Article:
Friday, February 23, 2018

The Town Hall We Won't Have

In a metaphor Dana Loesch especially should understand, criticizing Dana Loesch's comment at the NRA-sponsored Conservative Political Action Conference is like shooting fish in a barrel. Nonetheless (or because)

Many in legacy media love mass shootings. You guys love it. Now I'm not saying that you love the tragedy. But I am saying that you love the ratings. Crying white mothers are ratings gold to you and many in the legacy media. And notice I said 'crying white mothers' because there are thousands of grieving black mothers in Chicago every weekend, and you don't see town halls for the, do you? Where's the CNN town hall for Chicago? Where's the CNN town hall for sanctuary cities?

It would be easier to forgive Loesch for playing the race card if she were a noted civil rights activist or someone who had ever done anything for  grieving black mothers other than flacking for an organization determined that enough weapons are in enough hands to create more grieving black mothers.

Obviously, race is what she was talking about, given the reference to "thousands of grieving black mothers in Chicago every weekend." If there are thousands of grieving black mothers in Chicago every weekend, we have a bigger problem than imagined by anyone, even by the Trumpists who envision "Chicago" as "the place with lots of black thugs including that black president."

If Loesch wants to have town halls for everything, perhaps we can have a town hall for the actual thousands harmed by Medicaid cuts in the GOP budget. But a question more relevant to the  town hall Loesch participated in and slammed, however, would be "where is  the CNN town hall for the NRA's investment in death by firearm?"

In December, 2015 The Intercept's Lee Fang revealed

The Intercept reviewed investor transcripts for gun companies, ammunition manufacturers, and sporting stores, and found many instances of industry executives discussing mass shooting incidents and the resulting political dynamics as lucrative.

Here’s how it works. Following a mass shooting, there is talk of gun control, which the National Rifle Association and other gun advocates attack as an assault on the Second Amendment. Notably, gun and ammunition manufacturers often donate, either directly or as a portion of each sale, to the NRA. The fear of losing gun rights leads to panic buying, which brings greater profits to gun retailers, gun companies and their investors.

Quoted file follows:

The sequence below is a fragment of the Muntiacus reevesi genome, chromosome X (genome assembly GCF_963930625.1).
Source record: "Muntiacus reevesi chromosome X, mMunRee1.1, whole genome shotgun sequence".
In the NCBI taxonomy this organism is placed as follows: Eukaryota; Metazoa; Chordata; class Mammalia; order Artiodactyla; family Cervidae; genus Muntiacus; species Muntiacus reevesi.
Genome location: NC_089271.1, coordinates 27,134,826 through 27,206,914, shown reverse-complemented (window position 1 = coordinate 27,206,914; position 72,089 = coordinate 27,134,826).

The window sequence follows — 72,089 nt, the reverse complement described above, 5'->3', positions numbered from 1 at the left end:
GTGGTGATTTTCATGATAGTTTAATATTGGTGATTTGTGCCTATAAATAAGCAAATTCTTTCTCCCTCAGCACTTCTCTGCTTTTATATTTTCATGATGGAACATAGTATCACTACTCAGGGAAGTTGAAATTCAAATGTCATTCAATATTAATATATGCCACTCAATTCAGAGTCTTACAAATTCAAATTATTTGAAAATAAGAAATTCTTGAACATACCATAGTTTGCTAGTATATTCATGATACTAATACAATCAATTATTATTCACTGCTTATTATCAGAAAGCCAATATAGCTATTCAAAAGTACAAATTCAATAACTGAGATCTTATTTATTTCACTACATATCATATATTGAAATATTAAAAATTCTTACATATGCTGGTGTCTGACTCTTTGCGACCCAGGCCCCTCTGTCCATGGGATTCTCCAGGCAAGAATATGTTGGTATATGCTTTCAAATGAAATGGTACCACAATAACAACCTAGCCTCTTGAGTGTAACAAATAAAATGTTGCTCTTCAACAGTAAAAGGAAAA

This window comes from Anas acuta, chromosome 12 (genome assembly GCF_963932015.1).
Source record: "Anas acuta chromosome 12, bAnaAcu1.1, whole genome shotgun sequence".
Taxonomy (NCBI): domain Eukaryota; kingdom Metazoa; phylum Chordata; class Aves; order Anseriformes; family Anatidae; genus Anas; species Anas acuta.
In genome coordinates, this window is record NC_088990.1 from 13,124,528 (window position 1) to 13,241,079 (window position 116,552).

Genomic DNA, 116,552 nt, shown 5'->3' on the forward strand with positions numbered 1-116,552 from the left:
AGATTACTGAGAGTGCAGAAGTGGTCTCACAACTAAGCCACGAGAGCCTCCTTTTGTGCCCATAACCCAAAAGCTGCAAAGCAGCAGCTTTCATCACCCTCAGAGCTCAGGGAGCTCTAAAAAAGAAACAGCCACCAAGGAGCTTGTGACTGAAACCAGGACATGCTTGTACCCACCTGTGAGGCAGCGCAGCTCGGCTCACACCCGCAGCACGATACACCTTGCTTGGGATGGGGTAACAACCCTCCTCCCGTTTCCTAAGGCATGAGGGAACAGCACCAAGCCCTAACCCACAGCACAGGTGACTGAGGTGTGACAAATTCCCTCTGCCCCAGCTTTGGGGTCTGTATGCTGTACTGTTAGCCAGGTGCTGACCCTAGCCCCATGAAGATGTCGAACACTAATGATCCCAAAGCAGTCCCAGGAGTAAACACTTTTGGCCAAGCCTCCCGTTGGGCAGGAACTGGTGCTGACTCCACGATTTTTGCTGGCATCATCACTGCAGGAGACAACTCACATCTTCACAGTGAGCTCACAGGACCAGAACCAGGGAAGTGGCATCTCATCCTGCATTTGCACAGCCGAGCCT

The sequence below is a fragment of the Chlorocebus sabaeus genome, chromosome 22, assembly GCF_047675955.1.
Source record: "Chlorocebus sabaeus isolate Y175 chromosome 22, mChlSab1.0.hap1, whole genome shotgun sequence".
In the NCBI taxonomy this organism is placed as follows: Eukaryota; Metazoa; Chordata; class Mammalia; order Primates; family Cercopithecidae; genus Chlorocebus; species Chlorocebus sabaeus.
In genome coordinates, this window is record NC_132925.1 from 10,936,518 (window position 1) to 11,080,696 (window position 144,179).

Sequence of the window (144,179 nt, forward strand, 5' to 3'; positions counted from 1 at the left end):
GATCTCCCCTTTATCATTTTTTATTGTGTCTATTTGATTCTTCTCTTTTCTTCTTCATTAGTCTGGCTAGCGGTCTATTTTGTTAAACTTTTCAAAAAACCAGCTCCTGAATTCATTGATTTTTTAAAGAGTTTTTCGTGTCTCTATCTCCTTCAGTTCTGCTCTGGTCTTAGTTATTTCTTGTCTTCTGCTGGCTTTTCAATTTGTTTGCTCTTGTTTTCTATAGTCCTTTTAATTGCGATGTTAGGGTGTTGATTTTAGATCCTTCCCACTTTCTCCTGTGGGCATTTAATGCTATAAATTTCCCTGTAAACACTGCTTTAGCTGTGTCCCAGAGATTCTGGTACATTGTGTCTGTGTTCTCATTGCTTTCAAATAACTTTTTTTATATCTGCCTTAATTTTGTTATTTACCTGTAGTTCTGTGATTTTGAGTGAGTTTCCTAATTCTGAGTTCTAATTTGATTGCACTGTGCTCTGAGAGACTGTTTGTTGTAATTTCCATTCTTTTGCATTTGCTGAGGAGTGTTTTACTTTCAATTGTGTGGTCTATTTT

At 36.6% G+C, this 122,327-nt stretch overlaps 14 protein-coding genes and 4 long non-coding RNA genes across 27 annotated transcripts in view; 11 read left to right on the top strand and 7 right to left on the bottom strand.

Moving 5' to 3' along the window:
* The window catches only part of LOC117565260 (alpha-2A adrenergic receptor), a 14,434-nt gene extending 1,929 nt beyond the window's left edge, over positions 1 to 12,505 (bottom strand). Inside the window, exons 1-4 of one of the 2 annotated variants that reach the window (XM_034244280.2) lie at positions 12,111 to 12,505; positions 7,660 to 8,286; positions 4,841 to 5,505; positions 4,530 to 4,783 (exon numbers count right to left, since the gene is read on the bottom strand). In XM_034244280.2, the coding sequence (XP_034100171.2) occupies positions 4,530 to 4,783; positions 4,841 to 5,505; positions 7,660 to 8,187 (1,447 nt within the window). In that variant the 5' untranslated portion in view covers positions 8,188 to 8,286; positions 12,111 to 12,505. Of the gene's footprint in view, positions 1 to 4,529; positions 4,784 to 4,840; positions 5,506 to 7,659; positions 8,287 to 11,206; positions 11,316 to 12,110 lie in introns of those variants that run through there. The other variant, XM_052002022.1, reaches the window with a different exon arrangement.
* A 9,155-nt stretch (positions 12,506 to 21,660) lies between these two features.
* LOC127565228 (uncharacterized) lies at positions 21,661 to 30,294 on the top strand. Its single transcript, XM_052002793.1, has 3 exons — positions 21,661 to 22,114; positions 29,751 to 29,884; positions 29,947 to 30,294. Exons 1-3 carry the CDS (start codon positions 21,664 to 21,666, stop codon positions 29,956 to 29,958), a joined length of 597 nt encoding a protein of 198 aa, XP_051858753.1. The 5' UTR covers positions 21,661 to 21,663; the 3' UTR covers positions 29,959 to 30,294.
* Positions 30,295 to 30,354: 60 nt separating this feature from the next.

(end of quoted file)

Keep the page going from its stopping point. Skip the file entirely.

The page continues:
After Loesch's remarks, Good Morning America co-host Robin Roberts (not this Robin Roberts) responded "Powerful statements but wrong statements. We do not do this for ratings.” Further, it seems the mainstream media is far less pleased with mass shootings than the industry which subsidizes the NRA, and for which it speaks. Fang noted

James Holmes killed 12 people and injured more than 70 others after opening fire in an Aurora, Colorado, movie theater in 2012.

In 2011, Jim Barrett, a financial analyst, asked Ruger’s Fifer during a call with investors if the “recent shooting incident in Tucson” — referring to the shooting that year of Rep. Gabby Giffords — “has stirred gun owners and prospective gun owners to go visit the stores?”

Bob Sales, another analyst, asked Fifer how his company was preparing for future gun sales, given that “a combination of the election in 2012 and the Sandy Hook incident … spurred a massive binge of gun buying.”

On a conference call with investors, Millner, the chief executive of Cabela’s, fielded a question about the Aurora mass shooting from an analyst with Imperial Capital, who asked him if the incident had “any impact on your business.” Millner responded, “I would say that the trends that you read about in the press, we are experiencing at least thus far since the incident.”

On a more superficial level, why term the fact-based, time tested media, as the "legacy media?" Sarah Palin's term "lamestream media" was more rhythmic- and at least she looked like Tina Fey.

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